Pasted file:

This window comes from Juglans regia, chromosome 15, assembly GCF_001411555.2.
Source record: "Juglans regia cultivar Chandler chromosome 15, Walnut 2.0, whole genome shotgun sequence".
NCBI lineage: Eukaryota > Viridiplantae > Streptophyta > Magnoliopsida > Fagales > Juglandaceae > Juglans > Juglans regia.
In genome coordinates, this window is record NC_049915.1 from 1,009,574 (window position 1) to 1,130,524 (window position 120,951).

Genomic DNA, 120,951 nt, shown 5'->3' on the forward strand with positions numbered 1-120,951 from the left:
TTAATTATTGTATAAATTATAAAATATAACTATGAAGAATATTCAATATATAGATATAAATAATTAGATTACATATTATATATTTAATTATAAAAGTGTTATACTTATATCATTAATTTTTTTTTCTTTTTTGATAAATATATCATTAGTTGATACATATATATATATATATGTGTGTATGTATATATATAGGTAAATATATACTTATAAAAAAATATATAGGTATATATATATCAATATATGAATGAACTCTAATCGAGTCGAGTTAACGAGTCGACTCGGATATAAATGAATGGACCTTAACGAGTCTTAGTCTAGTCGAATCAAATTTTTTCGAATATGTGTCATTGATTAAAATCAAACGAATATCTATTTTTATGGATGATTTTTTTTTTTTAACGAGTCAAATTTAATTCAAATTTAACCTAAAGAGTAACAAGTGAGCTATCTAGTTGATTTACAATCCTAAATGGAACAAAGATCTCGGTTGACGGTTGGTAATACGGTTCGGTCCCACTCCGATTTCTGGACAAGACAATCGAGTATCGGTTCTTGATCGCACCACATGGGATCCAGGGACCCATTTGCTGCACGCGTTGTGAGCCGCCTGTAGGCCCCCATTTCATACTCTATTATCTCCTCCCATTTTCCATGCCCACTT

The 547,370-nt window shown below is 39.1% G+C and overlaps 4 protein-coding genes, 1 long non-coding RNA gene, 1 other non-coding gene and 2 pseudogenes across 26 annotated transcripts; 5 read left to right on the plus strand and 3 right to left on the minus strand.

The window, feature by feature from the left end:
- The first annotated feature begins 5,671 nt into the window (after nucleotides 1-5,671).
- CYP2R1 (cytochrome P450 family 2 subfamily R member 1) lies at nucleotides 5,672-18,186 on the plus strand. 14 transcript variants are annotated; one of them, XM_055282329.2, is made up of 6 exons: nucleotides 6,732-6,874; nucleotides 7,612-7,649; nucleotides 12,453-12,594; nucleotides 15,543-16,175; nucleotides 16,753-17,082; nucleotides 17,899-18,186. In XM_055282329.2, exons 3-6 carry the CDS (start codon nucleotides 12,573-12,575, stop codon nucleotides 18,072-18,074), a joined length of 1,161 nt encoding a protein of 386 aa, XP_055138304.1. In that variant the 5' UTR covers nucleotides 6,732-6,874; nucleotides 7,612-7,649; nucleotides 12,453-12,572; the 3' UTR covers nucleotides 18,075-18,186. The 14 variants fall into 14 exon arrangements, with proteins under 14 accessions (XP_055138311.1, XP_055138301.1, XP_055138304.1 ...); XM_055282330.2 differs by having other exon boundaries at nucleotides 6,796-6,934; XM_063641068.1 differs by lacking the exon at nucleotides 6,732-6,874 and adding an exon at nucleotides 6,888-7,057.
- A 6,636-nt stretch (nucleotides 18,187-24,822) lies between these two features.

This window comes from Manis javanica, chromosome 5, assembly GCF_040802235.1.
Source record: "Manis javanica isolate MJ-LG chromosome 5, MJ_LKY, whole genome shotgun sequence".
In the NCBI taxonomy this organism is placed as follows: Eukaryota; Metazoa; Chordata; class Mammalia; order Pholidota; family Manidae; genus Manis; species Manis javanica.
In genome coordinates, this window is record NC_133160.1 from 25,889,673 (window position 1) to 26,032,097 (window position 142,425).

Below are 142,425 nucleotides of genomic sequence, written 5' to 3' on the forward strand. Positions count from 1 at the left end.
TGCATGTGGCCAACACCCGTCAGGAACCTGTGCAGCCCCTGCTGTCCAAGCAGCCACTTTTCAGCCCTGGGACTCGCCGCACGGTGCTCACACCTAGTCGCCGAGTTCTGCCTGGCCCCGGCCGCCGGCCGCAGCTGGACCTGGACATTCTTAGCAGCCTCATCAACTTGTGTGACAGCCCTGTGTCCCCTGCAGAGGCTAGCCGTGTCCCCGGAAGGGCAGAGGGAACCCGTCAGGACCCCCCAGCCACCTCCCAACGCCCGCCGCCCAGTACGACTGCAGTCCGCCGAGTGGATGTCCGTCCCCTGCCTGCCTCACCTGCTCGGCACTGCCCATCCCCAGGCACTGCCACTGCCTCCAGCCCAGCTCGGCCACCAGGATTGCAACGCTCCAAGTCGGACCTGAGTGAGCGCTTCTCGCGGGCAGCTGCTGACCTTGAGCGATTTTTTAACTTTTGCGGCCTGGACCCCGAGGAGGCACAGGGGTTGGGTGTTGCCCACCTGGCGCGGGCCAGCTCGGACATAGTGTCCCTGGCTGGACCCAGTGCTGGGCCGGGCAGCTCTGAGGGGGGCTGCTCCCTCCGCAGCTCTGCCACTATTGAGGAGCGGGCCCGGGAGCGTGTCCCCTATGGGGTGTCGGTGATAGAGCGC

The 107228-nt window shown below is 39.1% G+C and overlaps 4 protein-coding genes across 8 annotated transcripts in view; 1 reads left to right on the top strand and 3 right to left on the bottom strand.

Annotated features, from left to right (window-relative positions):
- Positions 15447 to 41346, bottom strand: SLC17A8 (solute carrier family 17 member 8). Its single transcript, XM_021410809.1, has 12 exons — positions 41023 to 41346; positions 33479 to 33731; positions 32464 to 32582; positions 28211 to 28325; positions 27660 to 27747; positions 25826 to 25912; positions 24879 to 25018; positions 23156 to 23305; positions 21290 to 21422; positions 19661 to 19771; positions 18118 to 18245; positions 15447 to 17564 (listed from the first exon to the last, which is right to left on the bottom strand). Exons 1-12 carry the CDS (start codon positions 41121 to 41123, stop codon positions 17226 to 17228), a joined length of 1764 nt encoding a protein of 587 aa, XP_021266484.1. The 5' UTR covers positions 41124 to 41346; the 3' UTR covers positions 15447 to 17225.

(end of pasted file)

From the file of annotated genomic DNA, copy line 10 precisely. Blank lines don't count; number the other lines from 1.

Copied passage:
- CYP2R1 (cytochrome P450 family 2 subfamily R member 1) lies at nucleotides 5,672-18,186 on the plus strand. 14 transcript variants are annotated; one of them, XM_055282329.2, is made up of 6 exons: nucleotides 6,732-6,874; nucleotides 7,612-7,649; nucleotides 12,453-12,594; nucleotides 15,543-16,175; nucleotides 16,753-17,082; nucleotides 17,899-18,186. In XM_055282329.2, exons 3-6 carry the CDS (start codon nucleotides 12,573-12,575, stop codon nucleotides 18,072-18,074), a joined length of 1,161 nt encoding a protein of 386 aa, XP_055138304.1. In that variant the 5' UTR covers nucleotides 6,732-6,874; nucleotides 7,612-7,649; nucleotides 12,453-12,572; the 3' UTR covers nucleotides 18,075-18,186. The 14 variants fall into 14 exon arrangements, with proteins under 14 accessions (XP_055138311.1, XP_055138301.1, XP_055138304.1 ...); XM_055282330.2 differs by having other exon boundaries at nucleotides 6,796-6,934; XM_063641068.1 differs by lacking the exon at nucleotides 6,732-6,874 and adding an exon at nucleotides 6,888-7,057.